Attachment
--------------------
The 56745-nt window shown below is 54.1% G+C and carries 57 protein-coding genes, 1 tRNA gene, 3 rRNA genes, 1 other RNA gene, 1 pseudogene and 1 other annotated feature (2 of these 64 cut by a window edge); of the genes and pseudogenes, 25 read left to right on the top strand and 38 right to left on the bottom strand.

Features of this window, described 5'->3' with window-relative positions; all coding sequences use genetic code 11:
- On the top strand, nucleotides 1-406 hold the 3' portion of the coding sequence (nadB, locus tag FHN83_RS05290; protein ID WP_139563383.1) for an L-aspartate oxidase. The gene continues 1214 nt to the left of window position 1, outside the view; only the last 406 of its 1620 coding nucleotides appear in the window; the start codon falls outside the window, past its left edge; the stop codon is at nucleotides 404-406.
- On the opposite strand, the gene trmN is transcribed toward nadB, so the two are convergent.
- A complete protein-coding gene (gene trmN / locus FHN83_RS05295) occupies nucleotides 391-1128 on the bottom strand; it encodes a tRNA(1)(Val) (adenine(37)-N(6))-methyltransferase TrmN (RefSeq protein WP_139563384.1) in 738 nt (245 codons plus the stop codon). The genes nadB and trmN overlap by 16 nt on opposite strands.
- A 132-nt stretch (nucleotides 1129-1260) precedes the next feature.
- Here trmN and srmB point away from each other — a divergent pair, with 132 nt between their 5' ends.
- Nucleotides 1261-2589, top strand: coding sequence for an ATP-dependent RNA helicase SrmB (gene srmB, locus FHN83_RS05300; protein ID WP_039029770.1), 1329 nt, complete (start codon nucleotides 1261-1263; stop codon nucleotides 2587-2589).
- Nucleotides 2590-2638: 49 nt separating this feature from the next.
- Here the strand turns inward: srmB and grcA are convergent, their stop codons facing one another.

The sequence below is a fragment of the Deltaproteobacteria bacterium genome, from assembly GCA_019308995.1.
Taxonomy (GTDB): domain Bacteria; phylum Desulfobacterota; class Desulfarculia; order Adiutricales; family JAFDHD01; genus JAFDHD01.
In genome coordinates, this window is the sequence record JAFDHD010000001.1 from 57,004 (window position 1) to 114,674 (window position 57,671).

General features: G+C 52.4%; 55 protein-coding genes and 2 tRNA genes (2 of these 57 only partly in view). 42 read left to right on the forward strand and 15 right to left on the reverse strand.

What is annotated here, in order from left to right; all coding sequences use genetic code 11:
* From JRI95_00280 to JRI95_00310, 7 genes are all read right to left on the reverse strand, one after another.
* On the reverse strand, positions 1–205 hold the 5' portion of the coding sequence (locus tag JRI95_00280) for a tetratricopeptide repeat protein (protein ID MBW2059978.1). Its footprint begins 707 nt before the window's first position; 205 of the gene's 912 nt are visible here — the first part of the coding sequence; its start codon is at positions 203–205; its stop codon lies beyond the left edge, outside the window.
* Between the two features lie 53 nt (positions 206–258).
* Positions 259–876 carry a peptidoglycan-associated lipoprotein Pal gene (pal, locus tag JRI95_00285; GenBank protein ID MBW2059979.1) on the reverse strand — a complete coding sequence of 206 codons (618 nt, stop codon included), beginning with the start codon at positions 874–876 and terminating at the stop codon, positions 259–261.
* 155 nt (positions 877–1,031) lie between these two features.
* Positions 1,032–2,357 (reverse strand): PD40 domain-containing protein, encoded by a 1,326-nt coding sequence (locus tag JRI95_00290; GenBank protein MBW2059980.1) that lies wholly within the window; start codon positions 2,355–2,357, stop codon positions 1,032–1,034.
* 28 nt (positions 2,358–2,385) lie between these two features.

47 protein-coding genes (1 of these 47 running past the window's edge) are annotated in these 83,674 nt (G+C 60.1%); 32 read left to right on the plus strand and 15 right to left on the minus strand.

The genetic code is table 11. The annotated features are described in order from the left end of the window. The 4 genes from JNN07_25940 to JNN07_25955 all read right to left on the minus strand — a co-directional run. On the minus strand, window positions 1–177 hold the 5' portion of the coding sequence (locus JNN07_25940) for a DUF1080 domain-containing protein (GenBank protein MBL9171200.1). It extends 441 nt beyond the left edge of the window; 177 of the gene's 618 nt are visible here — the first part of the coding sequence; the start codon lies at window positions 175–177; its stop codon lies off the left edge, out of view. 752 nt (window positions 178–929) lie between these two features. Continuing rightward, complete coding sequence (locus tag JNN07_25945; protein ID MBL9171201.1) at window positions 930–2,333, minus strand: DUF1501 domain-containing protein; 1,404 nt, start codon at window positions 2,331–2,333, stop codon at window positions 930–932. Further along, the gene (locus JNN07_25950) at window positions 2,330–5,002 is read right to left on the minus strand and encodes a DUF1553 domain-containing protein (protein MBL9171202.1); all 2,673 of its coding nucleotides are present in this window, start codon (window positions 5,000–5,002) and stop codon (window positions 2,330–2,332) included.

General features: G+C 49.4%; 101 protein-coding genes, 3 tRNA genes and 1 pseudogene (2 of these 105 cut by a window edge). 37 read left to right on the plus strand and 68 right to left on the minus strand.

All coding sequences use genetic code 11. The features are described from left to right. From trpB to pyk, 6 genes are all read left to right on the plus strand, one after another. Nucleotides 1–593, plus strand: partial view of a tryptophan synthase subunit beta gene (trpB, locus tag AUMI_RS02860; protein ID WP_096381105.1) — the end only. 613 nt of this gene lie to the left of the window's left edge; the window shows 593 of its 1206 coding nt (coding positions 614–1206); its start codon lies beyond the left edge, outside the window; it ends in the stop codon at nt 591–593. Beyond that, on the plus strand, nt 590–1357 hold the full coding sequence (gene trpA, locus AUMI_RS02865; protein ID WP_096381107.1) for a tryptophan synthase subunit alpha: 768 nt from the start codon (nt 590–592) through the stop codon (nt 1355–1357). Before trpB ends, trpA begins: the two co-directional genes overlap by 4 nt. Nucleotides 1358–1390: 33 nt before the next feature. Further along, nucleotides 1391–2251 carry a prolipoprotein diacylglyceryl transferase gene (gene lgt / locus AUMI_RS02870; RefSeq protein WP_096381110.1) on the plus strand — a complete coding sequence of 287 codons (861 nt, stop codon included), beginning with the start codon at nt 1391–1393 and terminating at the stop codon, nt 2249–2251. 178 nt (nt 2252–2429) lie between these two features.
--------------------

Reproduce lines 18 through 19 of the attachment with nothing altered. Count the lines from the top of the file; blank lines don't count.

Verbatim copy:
* Between the two features lie 53 nt (positions 206–258).
* Positions 259–876 carry a peptidoglycan-associated lipoprotein Pal gene (pal, locus tag JRI95_00285; GenBank protein ID MBW2059979.1) on the reverse strand — a complete coding sequence of 206 codons (618 nt, stop codon included), beginning with the start codon at positions 874–876 and terminating at the stop codon, positions 259–261.